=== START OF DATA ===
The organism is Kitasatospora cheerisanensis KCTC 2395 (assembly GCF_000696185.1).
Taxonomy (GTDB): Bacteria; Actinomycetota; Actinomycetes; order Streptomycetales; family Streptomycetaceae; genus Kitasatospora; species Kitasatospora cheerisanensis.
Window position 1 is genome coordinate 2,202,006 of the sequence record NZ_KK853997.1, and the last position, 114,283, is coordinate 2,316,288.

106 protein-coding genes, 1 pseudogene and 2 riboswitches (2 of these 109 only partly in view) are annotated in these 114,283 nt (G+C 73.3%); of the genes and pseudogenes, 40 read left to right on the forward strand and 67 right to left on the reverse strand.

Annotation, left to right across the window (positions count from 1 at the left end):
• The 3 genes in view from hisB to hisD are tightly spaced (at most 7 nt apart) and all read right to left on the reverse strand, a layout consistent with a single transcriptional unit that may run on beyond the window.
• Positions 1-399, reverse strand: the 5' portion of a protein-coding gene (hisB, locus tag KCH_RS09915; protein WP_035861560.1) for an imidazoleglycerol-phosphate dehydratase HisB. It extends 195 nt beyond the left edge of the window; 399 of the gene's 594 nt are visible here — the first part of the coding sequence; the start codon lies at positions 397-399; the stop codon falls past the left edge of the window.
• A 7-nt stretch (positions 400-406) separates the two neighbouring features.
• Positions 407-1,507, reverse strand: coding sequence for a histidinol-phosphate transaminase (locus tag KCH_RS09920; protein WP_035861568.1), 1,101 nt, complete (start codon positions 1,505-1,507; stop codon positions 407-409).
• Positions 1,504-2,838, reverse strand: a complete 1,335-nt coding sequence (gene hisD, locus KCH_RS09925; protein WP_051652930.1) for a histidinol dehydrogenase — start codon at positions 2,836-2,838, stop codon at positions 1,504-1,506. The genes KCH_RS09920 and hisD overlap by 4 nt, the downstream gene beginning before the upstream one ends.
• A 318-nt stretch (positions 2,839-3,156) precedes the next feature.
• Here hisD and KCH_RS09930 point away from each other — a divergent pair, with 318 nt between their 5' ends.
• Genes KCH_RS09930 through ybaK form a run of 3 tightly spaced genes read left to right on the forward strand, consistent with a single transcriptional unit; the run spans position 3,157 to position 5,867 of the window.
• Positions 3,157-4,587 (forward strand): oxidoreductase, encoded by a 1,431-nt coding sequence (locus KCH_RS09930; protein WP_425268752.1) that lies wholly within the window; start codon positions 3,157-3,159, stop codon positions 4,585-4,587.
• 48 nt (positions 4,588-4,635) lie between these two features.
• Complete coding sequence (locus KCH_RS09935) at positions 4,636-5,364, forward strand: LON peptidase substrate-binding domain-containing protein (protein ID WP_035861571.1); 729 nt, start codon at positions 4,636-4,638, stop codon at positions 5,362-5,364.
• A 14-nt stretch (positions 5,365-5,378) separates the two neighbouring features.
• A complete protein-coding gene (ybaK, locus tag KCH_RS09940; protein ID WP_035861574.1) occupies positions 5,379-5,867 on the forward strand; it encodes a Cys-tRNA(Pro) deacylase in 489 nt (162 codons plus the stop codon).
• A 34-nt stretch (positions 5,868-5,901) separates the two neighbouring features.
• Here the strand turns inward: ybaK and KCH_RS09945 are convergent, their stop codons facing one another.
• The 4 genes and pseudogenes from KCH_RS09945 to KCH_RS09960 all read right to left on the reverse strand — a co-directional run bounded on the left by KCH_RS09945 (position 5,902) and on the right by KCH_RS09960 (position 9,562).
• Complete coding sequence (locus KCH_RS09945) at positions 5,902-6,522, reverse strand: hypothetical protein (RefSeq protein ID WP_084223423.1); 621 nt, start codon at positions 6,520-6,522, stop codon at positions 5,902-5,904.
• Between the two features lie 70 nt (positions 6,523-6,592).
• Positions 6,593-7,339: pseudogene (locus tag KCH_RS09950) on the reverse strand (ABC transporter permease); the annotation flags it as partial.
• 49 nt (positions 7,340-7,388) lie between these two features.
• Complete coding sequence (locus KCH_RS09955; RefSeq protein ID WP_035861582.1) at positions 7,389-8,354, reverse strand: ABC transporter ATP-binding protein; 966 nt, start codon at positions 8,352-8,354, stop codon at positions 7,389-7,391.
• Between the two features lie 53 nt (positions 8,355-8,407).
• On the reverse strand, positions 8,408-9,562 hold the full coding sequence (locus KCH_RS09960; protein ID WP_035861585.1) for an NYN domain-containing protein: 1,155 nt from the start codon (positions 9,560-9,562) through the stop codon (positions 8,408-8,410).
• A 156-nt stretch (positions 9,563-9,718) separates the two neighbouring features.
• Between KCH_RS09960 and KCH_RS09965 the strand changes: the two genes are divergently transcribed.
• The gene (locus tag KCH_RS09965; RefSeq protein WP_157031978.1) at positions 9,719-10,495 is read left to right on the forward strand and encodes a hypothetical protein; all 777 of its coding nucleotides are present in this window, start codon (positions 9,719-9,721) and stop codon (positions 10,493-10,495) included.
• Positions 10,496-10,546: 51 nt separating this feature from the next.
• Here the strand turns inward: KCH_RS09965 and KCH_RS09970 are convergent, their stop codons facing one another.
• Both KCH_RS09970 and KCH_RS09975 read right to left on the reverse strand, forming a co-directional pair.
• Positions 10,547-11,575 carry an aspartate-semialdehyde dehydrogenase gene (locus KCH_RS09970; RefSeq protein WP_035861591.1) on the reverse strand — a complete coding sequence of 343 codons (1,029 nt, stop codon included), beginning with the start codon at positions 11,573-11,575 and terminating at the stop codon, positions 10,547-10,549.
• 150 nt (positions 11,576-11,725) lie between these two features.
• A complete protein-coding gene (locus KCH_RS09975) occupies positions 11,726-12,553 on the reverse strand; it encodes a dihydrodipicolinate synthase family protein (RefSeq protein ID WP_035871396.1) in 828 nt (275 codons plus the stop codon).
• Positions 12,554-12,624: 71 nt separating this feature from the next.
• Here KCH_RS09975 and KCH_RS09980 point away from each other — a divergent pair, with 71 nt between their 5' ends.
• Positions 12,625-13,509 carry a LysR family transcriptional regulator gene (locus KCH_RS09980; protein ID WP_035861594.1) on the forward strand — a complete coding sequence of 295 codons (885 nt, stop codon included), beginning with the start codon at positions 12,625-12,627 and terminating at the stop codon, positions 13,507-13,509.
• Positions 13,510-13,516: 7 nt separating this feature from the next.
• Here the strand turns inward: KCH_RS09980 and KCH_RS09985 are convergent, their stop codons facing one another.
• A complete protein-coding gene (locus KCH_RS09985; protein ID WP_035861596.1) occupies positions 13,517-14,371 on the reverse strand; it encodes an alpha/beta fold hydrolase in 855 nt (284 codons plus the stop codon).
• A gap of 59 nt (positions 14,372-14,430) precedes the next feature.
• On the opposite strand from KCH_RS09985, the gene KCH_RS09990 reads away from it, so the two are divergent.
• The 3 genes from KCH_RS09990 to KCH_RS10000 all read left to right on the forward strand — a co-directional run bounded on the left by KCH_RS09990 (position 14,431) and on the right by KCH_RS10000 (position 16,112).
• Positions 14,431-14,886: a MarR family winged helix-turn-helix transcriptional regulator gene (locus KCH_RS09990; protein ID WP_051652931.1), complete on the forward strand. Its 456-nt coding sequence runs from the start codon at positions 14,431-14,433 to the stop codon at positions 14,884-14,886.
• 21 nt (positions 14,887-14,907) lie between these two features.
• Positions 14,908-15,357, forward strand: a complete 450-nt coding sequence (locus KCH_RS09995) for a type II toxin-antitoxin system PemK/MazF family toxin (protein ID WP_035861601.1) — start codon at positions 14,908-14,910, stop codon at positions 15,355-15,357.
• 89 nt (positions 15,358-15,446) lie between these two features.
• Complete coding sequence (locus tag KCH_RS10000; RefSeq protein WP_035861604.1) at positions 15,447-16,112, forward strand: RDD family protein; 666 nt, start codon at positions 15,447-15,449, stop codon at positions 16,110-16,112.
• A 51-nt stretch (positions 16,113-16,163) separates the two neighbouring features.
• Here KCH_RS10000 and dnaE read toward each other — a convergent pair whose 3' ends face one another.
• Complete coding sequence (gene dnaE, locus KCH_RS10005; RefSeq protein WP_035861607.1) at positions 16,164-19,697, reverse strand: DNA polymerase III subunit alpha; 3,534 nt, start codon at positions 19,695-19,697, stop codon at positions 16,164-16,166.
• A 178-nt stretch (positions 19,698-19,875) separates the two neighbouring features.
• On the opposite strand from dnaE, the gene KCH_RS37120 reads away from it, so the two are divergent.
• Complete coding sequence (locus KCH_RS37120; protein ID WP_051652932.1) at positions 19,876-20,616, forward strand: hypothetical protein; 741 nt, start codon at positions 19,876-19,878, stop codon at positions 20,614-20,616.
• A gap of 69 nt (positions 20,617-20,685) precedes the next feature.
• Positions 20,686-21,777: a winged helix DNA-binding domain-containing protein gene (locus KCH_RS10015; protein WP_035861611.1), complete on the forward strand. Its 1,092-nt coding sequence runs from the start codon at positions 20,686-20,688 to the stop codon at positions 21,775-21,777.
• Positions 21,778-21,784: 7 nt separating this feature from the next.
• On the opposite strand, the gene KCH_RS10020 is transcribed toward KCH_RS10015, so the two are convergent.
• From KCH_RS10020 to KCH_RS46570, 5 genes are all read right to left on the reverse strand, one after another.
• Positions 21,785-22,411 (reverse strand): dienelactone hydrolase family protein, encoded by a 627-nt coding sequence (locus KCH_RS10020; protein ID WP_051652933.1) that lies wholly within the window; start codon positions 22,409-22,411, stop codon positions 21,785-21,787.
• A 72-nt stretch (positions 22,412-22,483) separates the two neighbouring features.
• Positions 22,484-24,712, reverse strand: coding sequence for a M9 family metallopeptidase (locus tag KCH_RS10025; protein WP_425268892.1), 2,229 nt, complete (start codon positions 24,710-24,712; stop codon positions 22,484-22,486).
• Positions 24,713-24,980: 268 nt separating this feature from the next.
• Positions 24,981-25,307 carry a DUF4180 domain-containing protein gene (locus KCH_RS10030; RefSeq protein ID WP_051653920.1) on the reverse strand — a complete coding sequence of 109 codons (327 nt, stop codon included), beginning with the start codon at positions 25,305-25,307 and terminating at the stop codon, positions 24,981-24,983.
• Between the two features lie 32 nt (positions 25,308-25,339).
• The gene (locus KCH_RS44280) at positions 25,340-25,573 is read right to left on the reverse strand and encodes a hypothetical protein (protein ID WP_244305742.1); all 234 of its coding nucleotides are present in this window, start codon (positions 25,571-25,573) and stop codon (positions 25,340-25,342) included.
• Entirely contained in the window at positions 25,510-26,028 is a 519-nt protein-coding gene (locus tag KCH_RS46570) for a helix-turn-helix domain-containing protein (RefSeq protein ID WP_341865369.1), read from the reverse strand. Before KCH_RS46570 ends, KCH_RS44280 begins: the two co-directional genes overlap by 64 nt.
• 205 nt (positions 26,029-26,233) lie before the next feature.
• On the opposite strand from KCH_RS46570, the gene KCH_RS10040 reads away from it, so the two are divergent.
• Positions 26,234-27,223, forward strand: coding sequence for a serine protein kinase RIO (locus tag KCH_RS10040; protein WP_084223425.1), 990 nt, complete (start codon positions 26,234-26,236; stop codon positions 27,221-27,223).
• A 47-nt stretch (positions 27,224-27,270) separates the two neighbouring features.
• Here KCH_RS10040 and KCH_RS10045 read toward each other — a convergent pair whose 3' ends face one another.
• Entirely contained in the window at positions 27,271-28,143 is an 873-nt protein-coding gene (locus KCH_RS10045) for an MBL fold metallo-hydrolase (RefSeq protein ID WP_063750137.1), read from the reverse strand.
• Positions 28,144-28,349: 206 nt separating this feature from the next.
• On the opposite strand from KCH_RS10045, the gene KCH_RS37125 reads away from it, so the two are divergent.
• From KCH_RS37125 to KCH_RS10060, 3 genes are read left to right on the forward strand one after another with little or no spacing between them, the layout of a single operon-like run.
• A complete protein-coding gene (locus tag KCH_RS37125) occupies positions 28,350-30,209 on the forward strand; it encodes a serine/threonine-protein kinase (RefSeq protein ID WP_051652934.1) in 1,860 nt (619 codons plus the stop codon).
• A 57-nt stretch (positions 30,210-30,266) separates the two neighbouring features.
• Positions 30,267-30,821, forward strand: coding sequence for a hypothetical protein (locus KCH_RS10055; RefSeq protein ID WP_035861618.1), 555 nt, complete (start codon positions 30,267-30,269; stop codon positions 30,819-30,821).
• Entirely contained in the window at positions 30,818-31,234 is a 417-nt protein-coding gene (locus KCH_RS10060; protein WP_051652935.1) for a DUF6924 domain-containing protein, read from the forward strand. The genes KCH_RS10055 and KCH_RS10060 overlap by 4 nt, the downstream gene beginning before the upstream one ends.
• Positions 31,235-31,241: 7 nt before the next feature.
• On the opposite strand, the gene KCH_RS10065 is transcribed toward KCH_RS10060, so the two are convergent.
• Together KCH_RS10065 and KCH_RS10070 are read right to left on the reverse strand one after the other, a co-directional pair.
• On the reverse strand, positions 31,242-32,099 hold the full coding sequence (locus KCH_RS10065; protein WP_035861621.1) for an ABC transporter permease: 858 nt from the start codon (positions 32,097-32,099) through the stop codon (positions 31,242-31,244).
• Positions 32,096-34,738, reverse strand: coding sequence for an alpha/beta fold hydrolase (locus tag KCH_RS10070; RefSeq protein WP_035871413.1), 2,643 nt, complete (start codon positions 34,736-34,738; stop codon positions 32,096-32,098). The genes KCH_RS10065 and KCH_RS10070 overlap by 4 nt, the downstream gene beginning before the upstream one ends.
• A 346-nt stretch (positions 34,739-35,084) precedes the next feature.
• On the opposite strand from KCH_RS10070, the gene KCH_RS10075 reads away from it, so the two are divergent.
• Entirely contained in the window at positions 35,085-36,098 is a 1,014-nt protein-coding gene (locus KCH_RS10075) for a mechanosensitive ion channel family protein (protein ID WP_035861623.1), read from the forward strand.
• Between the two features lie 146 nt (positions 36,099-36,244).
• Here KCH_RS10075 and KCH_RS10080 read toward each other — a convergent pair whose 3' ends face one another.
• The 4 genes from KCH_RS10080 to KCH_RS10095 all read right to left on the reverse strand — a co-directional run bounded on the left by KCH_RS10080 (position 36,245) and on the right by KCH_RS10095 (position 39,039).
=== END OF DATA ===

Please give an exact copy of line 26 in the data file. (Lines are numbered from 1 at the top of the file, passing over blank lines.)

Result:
• Complete coding sequence (locus KCH_RS09955; RefSeq protein ID WP_035861582.1) at positions 7,389-8,354, reverse strand: ABC transporter ATP-binding protein; 966 nt, start codon at positions 8,352-8,354, stop codon at positions 7,389-7,391.